how do we ensure LEED buildings live up to their promise?

Today's NY Times includes an Op-Ed by Alec Appelbaum entitled : Don’t LEED Us Astray, in which he argues LEED certification alone isn't enough to ensure energy savings- we have to find ways to hold owners and users of the buildings accountable, or else we risk alowing these "green-stamped" buildings, which rent for premium prices and provide thier users with great marketing potential,  turn into energy hogs

The article can be found here:

http://www.nytimes.com/2010/05/20/opinion/20Appelbaum.html?th&emc=th

I'd love to hear people's thoughts- Is Appelbaum's idea that states and municipalities that require LEED certification for certain buildings also must pass regulations to ensure these buildings fulfill their energy saving potential?

Comments

Green Building: A life-cycle commitment

Paul Karrer's picture

Insofar as requiring follow-up actions after a new "green" building's initial construction, enforceability becomes a much stickier issue.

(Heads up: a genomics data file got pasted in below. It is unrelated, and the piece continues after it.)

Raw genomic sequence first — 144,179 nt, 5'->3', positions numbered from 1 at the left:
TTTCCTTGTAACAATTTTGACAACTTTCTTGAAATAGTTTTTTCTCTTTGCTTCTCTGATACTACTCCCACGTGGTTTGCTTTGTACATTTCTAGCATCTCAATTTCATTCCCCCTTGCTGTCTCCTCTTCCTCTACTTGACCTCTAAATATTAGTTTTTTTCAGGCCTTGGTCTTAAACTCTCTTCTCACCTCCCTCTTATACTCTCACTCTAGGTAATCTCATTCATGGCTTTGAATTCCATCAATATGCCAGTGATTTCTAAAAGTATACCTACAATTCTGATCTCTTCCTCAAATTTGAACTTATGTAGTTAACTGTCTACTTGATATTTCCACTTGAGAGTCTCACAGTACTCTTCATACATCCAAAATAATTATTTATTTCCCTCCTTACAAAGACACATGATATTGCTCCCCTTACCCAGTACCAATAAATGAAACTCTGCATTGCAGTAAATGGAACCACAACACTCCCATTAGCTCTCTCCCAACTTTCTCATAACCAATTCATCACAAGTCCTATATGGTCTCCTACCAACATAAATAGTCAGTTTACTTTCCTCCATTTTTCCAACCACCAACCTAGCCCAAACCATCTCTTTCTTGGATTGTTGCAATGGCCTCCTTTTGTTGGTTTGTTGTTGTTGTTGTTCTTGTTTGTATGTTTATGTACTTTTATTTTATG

In the end, for those in the environmental and natural resource management (ENR) fields, a green building is a life-cycle dedication. Borrowing from Ron Popeil, as much as we love to be able to "build it and forget it," achieving the outcomes we seek (less energy, less cost, less carbon, etc.) involves commitment throughout a building's groundbreaking, construction, operation, maintenance, renovation, and ultimate demolition.

And this doesn't even mention other principles of sustainable development (density, mixed-use neighborhoods, brownfield redevelopment, public transportation links, etc.); for example, even a zero net energy building cannot just be placed anywhere in the exurbs. Reaching these goals for sustainability require a comprehensive commitment across many levels of public policy and private choice.

Great article find, Monica. Are there others with thoughts?

Paul Karrer - May 20, 2010 12:00pm

Thoughts

Judise's picture

Just some of my thoughts after reading the op-ed piece:

Seems that local governments and state authorities already struggle with enforcing current building codes. What incentives, if they exist, are there for these bodies to take on the additional responsibilities of determining whether LEED buildings are fulfilling their energy saving potential? Should government agencies, with their limited time and public resources, even consider taking on the suggested LEED building "check-ups"? Maybe these public entities should work on ensuring that existing building stock under jurisdiction should meet basic code standards first.

Judise - January 12, 2011 11:13am

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